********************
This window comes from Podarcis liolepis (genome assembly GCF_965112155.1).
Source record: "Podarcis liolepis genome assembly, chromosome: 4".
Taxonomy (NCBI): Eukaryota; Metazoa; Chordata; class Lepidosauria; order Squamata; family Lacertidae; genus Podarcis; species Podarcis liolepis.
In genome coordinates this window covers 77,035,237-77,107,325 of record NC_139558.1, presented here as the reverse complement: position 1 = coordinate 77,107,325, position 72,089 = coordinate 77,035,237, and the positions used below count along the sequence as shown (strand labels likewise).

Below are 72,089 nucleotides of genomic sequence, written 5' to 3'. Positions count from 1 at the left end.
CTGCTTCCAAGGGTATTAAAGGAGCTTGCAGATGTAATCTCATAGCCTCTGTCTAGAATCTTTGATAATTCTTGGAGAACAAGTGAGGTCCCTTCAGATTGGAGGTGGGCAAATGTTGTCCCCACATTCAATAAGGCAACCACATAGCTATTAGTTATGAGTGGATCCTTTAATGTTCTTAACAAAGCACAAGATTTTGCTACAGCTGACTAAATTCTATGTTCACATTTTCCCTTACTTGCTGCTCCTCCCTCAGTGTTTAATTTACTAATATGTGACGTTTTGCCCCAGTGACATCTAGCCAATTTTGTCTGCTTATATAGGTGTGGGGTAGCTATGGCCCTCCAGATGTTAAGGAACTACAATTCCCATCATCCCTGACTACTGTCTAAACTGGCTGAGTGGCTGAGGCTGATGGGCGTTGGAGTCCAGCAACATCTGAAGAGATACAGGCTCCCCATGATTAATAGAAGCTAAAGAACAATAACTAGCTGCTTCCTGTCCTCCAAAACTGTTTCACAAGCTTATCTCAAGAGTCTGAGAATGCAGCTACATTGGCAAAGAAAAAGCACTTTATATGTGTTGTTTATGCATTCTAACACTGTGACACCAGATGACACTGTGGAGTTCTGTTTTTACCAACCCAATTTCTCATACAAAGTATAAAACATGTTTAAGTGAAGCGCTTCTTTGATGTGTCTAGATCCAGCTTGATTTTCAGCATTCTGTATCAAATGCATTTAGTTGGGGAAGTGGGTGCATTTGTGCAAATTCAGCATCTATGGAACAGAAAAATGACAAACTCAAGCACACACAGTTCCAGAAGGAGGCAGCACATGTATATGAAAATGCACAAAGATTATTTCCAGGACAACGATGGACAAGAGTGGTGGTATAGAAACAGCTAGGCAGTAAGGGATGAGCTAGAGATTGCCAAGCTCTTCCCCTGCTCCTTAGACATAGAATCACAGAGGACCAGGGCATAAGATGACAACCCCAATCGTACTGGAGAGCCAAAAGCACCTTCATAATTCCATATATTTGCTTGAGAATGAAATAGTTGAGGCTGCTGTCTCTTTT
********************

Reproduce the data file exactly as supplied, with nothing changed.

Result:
This window comes from Podarcis liolepis (genome assembly GCF_965112155.1).
Source record: "Podarcis liolepis genome assembly, chromosome: 4".
Taxonomy (NCBI): Eukaryota; Metazoa; Chordata; class Lepidosauria; order Squamata; family Lacertidae; genus Podarcis; species Podarcis liolepis.
In genome coordinates this window covers 77,035,237-77,107,325 of record NC_139558.1, presented here as the reverse complement: position 1 = coordinate 77,107,325, position 72,089 = coordinate 77,035,237, and the positions used below count along the sequence as shown (strand labels likewise).

Below are 72,089 nucleotides of genomic sequence, written 5' to 3'. Positions count from 1 at the left end.
CTGCTTCCAAGGGTATTAAAGGAGCTTGCAGATGTAATCTCATAGCCTCTGTCTAGAATCTTTGATAATTCTTGGAGAACAAGTGAGGTCCCTTCAGATTGGAGGTGGGCAAATGTTGTCCCCACATTCAATAAGGCAACCACATAGCTATTAGTTATGAGTGGATCCTTTAATGTTCTTAACAAAGCACAAGATTTTGCTACAGCTGACTAAATTCTATGTTCACATTTTCCCTTACTTGCTGCTCCTCCCTCAGTGTTTAATTTACTAATATGTGACGTTTTGCCCCAGTGACATCTAGCCAATTTTGTCTGCTTATATAGGTGTGGGGTAGCTATGGCCCTCCAGATGTTAAGGAACTACAATTCCCATCATCCCTGACTACTGTCTAAACTGGCTGAGTGGCTGAGGCTGATGGGCGTTGGAGTCCAGCAACATCTGAAGAGATACAGGCTCCCCATGATTAATAGAAGCTAAAGAACAATAACTAGCTGCTTCCTGTCCTCCAAAACTGTTTCACAAGCTTATCTCAAGAGTCTGAGAATGCAGCTACATTGGCAAAGAAAAAGCACTTTATATGTGTTGTTTATGCATTCTAACACTGTGACACCAGATGACACTGTGGAGTTCTGTTTTTACCAACCCAATTTCTCATACAAAGTATAAAACATGTTTAAGTGAAGCGCTTCTTTGATGTGTCTAGATCCAGCTTGATTTTCAGCATTCTGTATCAAATGCATTTAGTTGGGGAAGTGGGTGCATTTGTGCAAATTCAGCATCTATGGAACAGAAAAATGACAAACTCAAGCACACACAGTTCCAGAAGGAGGCAGCACATGTATATGAAAATGCACAAAGATTATTTCCAGGACAACGATGGACAAGAGTGGTGGTATAGAAACAGCTAGGCAGTAAGGGATGAGCTAGAGATTGCCAAGCTCTTCCCCTGCTCCTTAGACATAGAATCACAGAGGACCAGGGCATAAGATGACAACCCCAATCGTACTGGAGAGCCAAAAGCACCTTCATAATTCCATATATTTGCTTGAGAATGAAATAGTTGAGGCTGCTGTCTCTTTT